8. Along with Marco I'm also old fashioned, and sometimes wonder where common politeness and the courtesy of an address by name and perhaps even a 'thank-you for trying to help' now n' then, gets left behind on a club forum. Anonymity has its place, but if your Christian, first, or nick-name is too anxious a prospect - then the use of a pseudo-name may be appropriate. Even John Doe & Jane Doe have one of those ! I'll further add, that if you are near Ipswich, Suffolk then I would come across in my TR4A to give you hands-on / two heads together assistance. perhaps comparing the two cars
  9. Well I got the new gel-coat and surfacing tissue in and so could proceed with work on the Surrey-top lid on Thursday. Tbh it didn't go well, perhaps because I was trying to get things done in a rush before I went out at midday. I didn't make that appointment because me be me.. I first wanted to do a little more flatting on the inside of the mould. Looking afresh at the inside surface - I decided to rubbed it down some more with 320 grit wet n' dry and then to go over it again with 600 grit. That done I was behind schedule by an hour, but still keen to get the job done and to go out. My
  10. I used a 1/4" drive socket. I think it is 5/16"
  11. I recommend you remove this filter (perhaps replace it with a piece of metal pipe with jubilee clips) to ensure the fuel is free flowing / the pipe is clear of debris (..rust particles from the tank for example). NB. this pipe and the fuel filter should be full of fuel and so a large clean container is required to catch the petrol. My reasoning is ; the fuel tank is above the rear-axle ..and so its fuel level is above the fuel pump. The petrol is gravity-fed to the pump, and then the pump lifts it to the carburetors. Because the fuel is gravity fed to the pump.. it follows that the (sup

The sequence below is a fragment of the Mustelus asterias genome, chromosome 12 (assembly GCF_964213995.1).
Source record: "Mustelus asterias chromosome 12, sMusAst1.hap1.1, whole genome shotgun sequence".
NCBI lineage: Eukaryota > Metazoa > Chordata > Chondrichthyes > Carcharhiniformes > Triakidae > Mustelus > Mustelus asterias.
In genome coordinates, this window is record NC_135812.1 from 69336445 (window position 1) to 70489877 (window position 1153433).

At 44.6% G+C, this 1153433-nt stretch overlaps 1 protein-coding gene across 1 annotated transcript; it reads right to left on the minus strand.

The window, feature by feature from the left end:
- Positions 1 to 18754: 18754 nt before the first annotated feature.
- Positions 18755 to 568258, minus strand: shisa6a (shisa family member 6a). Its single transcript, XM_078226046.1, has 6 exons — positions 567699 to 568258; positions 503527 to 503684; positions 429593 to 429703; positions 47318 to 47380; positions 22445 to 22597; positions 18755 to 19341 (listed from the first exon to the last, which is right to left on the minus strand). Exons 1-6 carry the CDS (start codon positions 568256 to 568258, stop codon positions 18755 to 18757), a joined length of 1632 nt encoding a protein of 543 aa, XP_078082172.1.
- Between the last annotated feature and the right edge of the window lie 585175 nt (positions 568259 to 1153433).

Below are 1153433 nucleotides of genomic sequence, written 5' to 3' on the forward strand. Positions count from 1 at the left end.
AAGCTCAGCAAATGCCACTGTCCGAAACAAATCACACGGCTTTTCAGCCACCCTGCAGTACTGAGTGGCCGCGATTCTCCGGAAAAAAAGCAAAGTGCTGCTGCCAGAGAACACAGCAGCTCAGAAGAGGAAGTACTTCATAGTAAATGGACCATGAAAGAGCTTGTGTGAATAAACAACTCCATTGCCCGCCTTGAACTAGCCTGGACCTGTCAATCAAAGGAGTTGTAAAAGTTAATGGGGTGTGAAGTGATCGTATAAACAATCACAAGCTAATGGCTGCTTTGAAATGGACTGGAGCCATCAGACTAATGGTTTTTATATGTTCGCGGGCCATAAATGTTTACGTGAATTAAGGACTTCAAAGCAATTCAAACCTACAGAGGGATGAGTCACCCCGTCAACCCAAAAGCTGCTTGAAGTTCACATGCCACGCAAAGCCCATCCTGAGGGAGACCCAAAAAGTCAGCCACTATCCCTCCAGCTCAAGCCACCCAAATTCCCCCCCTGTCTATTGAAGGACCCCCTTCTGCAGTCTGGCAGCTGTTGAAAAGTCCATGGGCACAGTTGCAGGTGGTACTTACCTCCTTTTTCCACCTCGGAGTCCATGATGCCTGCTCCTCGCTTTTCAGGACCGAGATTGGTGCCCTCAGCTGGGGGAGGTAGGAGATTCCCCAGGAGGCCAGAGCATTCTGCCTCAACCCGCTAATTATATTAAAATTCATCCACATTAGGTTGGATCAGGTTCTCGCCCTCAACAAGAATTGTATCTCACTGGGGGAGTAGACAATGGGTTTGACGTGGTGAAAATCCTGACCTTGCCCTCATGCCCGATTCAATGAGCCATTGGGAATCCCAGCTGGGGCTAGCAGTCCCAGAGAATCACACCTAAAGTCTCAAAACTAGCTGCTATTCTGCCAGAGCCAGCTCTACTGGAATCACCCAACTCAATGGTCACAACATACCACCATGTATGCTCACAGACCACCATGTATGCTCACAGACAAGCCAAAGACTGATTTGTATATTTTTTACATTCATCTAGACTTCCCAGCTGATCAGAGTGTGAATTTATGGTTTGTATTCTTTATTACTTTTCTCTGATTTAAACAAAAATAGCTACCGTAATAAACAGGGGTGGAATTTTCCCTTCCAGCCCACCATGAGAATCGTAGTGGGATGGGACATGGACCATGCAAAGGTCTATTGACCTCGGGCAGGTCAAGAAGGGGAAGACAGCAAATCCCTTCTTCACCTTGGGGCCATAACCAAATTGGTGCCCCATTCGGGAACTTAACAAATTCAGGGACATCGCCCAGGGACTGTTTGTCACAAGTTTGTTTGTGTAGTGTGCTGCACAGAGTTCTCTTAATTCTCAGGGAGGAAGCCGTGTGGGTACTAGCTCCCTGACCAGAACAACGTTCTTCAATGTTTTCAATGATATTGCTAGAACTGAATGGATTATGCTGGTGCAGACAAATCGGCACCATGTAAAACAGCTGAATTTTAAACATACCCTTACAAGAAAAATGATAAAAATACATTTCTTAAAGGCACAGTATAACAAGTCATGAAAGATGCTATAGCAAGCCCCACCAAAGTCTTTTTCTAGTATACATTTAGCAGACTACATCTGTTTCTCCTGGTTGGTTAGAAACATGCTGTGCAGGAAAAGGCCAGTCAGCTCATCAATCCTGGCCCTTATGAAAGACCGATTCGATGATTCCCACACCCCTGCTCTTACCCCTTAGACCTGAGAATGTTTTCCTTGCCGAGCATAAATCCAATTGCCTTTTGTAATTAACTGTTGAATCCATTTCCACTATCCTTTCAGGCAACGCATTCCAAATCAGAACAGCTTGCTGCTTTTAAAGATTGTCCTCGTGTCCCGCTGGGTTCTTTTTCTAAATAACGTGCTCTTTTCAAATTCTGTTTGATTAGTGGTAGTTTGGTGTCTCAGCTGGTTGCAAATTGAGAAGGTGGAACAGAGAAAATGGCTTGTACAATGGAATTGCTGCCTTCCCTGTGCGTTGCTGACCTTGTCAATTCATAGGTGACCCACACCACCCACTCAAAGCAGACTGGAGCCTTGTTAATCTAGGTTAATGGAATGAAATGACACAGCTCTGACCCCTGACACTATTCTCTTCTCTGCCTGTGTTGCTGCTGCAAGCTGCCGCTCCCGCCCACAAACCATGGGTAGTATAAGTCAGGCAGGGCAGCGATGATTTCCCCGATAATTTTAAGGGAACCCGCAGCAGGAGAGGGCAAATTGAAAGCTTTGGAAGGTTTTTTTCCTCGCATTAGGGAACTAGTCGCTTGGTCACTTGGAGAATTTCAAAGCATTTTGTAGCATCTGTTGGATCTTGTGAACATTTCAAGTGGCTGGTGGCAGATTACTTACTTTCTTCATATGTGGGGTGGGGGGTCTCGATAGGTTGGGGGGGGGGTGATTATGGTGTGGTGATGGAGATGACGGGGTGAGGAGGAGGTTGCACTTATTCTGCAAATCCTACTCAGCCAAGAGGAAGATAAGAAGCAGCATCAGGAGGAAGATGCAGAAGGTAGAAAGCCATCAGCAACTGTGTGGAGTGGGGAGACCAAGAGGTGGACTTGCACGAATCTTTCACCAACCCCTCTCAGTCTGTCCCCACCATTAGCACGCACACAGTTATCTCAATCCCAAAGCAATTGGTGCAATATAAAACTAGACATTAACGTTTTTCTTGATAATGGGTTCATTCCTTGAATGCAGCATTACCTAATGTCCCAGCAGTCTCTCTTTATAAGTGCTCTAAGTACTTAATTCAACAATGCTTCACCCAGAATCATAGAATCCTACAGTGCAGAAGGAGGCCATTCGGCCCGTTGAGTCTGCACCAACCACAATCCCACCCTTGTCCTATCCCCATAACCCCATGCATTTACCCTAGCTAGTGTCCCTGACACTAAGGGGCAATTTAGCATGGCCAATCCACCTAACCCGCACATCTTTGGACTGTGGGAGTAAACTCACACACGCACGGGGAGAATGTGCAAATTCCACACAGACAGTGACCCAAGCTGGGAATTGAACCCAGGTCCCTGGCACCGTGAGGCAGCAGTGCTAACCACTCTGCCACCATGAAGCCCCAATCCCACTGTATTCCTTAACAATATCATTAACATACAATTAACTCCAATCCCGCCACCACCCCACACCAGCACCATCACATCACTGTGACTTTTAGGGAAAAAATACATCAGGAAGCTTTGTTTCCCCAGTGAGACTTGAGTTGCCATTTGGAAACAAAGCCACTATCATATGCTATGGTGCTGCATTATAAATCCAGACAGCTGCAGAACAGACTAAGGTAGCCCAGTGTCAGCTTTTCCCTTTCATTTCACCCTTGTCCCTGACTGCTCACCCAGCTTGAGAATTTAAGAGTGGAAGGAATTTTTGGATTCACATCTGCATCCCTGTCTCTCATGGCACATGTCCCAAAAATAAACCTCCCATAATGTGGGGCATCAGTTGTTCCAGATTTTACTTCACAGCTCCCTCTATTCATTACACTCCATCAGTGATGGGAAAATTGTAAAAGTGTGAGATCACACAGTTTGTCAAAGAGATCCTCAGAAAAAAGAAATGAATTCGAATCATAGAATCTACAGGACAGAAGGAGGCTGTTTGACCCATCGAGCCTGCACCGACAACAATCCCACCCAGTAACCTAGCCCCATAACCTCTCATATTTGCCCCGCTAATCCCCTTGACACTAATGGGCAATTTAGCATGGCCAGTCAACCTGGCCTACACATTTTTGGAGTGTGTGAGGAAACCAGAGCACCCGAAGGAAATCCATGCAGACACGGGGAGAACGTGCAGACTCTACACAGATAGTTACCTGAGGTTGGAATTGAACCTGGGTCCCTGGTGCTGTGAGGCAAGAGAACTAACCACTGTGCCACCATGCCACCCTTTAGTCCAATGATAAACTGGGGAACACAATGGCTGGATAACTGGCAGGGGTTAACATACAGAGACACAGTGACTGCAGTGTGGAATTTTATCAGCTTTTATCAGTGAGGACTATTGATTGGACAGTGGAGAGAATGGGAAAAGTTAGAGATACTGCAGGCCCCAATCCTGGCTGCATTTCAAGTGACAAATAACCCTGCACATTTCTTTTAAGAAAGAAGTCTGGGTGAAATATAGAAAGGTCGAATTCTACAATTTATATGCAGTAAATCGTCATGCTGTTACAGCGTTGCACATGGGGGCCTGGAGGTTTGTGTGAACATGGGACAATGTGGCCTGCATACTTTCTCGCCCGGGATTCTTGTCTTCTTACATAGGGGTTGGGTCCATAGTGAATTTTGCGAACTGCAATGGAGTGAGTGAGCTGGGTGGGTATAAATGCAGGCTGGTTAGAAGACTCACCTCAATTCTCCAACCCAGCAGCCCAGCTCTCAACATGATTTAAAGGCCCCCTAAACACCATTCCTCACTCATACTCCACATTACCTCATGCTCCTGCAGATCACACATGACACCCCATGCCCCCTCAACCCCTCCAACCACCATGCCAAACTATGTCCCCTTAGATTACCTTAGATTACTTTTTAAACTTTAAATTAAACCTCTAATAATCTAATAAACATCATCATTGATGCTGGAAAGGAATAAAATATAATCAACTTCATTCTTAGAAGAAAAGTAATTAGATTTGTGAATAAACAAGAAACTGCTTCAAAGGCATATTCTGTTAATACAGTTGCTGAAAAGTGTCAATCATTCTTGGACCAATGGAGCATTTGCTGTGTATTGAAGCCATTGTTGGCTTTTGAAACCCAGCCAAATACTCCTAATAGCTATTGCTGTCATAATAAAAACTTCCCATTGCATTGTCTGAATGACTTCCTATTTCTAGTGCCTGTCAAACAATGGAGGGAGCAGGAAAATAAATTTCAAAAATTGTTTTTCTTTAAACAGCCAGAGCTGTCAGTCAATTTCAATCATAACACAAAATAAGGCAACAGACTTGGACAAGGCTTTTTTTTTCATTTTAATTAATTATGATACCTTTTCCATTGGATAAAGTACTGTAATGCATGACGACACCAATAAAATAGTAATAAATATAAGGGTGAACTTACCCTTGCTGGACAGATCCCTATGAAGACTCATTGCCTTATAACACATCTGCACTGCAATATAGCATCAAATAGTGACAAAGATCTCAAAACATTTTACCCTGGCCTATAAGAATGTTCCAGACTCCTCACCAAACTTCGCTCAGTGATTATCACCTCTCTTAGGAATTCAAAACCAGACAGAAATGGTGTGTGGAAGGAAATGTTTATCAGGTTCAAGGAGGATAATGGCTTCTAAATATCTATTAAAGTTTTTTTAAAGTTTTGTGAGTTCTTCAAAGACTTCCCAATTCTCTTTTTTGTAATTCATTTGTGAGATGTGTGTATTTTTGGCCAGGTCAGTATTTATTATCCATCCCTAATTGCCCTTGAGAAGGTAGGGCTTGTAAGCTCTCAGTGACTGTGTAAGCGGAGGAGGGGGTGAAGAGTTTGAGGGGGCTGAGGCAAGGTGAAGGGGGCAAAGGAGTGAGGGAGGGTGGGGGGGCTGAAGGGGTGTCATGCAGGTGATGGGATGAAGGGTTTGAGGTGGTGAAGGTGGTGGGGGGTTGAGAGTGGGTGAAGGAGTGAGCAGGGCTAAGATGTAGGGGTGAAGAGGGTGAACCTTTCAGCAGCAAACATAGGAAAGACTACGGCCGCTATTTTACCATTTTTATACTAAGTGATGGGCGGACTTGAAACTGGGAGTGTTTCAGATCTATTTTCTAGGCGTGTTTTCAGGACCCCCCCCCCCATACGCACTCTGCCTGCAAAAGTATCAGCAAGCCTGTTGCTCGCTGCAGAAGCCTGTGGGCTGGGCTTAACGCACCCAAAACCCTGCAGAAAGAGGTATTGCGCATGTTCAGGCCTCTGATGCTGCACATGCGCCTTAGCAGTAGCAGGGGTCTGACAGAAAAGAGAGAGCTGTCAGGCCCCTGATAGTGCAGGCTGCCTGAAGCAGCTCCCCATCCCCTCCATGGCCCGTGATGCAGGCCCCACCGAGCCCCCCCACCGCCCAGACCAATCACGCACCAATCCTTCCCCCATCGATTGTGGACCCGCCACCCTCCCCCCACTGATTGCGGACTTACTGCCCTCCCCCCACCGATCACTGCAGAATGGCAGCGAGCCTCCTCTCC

12. For what it's worth.., a quick on-line check < here > of flow through a 6mm pipe, of 1m long, at 0.10 bar (approximately 1.5psi ) suggests an output flow rate of .278 litres / minute. That of course equates to (..0.278 x 60 = ) 16.68 litres / hour = 3.67 gals (imp) / hr. It is of course easy enough to check these flow-rate figures (which were complied for bigger bores and longer lengths of pipe) by cranking the engine (with plugs out and the low-tension lead off the coil) with the pump's fuel pipe leading to a clean coffee jar for half-a-minute. After which you should see about
  13. Not a lot happening on the Eastern front. The Surrey-lid's mould is still curing as i await fresh gelcoat to come in ..and as planned I've diverted my attentions to working on the boat. . . ^ the 30ft catamaran is mine, and she was first commissioned in 1972. I bought her knowing structural work was required, and I've done 99% of that now, so it's 'just' a case of replacing the systems, putting together the new rudders I've made, adding safety lines, refurbishing the rig and most likely replacing all the sails, and recommissioning or replacing the outboard motor. Well that's not
  14. I'd concur with Rob, and suspect the coil failing when it gets hot. We have the same symptoms on vintage Sunbeam motorcycles, which place the coil out-of-the-weather in 'an electrical box' ..which in turn prevent air flow over it. On these bike it typically runs for about 6 miles from cold and then stops, until allowed to cool ..and then it will restart easily enough, run for another few miles and then stop again. Over the years, some owners had replaced the original with a (cheaper) smaller coil off the diminutive BSA Bantam and that fails even sooner. Possibly, the easiest way to check th
  15. Thanks Ed, I learnt a whole lot from your own Bullfire web-pages. I am indebted to you for sharing, inspiring, and educating. Much respect Pete